October 27, 2005


Bruch: Eight Pieces for Clarinet, Cello and Piano; D’Indy: Trio for Clarinet, Cello and Piano.  Amici Ensemble: Joaquin Valdepeñas, clarinet; David Hetherington, cello; Patricia Parr, piano. Naxos. $7.99.

Mozart: Concertos for Three and Two Pianos; Sonata for Two Pianos. Wolfgang Brunner, Florian Birsak and Leonore von Stauss, Hammerflügel; Wolfgang Brunner directing Salzburger Hofmusik. Profil. $16.99.

     Certain instrumental combinations just aren’t heard very often.  When they are – that is, when they are well played in pieces written for them rather than in arrangements – they provide unusual revelations and considerable pleasure.  Such is the case with the Amici Ensemble’s new Naxos CD.  Max Bruch’s Eight Pieces is a late work, written in 1910, when the composer was 72 and experimentation was becoming the norm.  But these pieces are thoroughly Romantic in sonority and sensibility.  The soulful clarinet and dark-hued piano tones are reminiscent of Brahms’ late sonatas for clarinet and piano – which, like the Bruch work, can be played on viola instead of clarinet.  Most of Bruch’s pieces move at deliberate speed: five are marked Andante or Moderato.  But each uses the instruments differently.  The third, for instance, opens with dramatic cello flourishes and piano arpeggios and chords, then becomes meltingly beautiful.  The sixth, marked Nachtgesang, sounds like a contralto aria.  The seventh is a bouncy mini-scherzo.  The Amici players handle everything with superb ensemble and great enthusiasm.

     Vincent D’Indy’s Trio, written in 1888, is a different sort of work: graceful, flowing and very idiomatic in its use of the instruments – all of which D’Indy could play.  The lengthy first movement ebbs and flows more than it progresses; the second has some clever and surprising cello pizzicati; in the third, the cello sings like a viola, and in a comparable register.  The extended finale is part rondo, part fantasia, with faster and slower episodes alternating.  The trio is polished and more tightly structured than Bruch’s Eight Pieces, but has less inherent thematic beauty.  It makes a worthy complement to the later composition – and is equally well played.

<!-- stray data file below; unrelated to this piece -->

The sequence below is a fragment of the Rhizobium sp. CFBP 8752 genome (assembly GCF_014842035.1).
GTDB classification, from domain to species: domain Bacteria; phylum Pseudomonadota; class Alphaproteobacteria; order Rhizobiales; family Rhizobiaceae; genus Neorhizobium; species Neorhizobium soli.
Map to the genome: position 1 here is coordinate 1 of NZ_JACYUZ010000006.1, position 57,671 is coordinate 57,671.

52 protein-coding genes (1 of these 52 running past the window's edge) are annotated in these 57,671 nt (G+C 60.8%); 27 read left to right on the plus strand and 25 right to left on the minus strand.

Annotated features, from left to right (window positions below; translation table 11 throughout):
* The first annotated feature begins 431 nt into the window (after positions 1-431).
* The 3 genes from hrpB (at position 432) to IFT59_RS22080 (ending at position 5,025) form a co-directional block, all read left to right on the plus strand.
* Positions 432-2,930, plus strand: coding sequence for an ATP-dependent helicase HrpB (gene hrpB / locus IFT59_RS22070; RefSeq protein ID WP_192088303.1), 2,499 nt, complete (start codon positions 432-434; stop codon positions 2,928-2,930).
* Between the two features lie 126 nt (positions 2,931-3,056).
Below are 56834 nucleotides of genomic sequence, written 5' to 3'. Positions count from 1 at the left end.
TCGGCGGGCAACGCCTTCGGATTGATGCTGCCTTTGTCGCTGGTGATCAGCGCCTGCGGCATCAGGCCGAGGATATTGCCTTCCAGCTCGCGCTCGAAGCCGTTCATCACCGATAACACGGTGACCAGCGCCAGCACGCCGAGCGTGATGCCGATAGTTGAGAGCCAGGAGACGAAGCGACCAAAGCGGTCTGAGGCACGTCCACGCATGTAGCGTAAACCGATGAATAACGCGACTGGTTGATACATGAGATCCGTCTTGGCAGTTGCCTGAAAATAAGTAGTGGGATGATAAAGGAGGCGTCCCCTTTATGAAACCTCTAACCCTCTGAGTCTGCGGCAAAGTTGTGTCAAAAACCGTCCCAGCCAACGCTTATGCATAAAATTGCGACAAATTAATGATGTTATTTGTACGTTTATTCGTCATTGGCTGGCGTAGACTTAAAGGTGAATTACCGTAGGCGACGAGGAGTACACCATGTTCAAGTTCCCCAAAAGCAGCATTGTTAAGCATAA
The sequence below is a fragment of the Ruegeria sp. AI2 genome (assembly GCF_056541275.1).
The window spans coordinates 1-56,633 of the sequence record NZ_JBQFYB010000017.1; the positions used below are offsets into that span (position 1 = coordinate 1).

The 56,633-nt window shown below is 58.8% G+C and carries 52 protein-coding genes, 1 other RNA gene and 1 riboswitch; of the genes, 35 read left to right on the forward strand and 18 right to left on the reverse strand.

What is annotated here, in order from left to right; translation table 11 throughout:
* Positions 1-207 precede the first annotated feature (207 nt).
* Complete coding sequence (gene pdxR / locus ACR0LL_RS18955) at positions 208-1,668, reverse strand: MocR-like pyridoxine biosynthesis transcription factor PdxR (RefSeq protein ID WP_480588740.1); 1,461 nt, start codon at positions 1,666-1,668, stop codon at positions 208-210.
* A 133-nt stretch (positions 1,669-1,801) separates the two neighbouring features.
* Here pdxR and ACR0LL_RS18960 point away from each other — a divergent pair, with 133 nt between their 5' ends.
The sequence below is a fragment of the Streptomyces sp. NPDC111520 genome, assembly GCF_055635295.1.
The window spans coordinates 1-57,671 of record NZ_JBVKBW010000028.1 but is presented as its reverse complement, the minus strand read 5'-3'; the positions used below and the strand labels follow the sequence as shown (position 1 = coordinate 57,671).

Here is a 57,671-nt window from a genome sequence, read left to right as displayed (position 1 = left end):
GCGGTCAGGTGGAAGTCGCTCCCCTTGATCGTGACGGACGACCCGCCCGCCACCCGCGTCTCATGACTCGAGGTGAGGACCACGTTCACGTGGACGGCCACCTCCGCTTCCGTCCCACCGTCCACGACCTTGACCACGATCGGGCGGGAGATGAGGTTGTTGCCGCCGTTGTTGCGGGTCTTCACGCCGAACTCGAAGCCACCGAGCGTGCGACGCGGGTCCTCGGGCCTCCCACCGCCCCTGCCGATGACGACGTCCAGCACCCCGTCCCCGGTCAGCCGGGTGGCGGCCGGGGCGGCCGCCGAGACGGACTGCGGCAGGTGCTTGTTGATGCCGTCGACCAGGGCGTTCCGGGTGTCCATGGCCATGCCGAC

There is nothing at all unusual about Mozart and the piano, but the multi-piano pieces on a new Profil CD do qualify as instrumental rarities – doubly so when played, as they are here, on period instruments or carefully crafted replicas.  The Concerto for Three Pianos, K.242 is pretty rather than profound, but sounds very good indeed when the 18th-century-style pianos called Hammerflügel are contrasted with a small group of period instruments.  That is, it sounds best when played as Mozart intended.  The Concerto for Two Pianos, K.365 is a more mature and substantial work, written on a larger scale – comparable to the Sinfonia Concertante for Violin and Viola, K.364, with which it is contemporaneous (both date to 1778-9).  The two-piano concerto is more complex than the three-piano work, but it is still at heart a showpiece.  In both these concertos, the resemblance between the Hammerflügel and the harpsichords from which they were derived is quite plain, especially in fast runs and trills – which are distinctly harpsichord-like and sound far more effective in this music than would a modern piano.

     The Sonata for Two Pianos, K.448 is the latest work here (1781) and the most pianistic in the modern sense.  By this time, Mozart is clearly reaching for additional instrumental power in unison sections, though there is still great delicacy when the two Hammerflügel are played against each other, tossing melodies and runs back and forth.  The performers seem thoroughly comfortable with 18th-century performance practices and with their instruments, which deserve to be heard less rarely than they are – provided they can be played this well.

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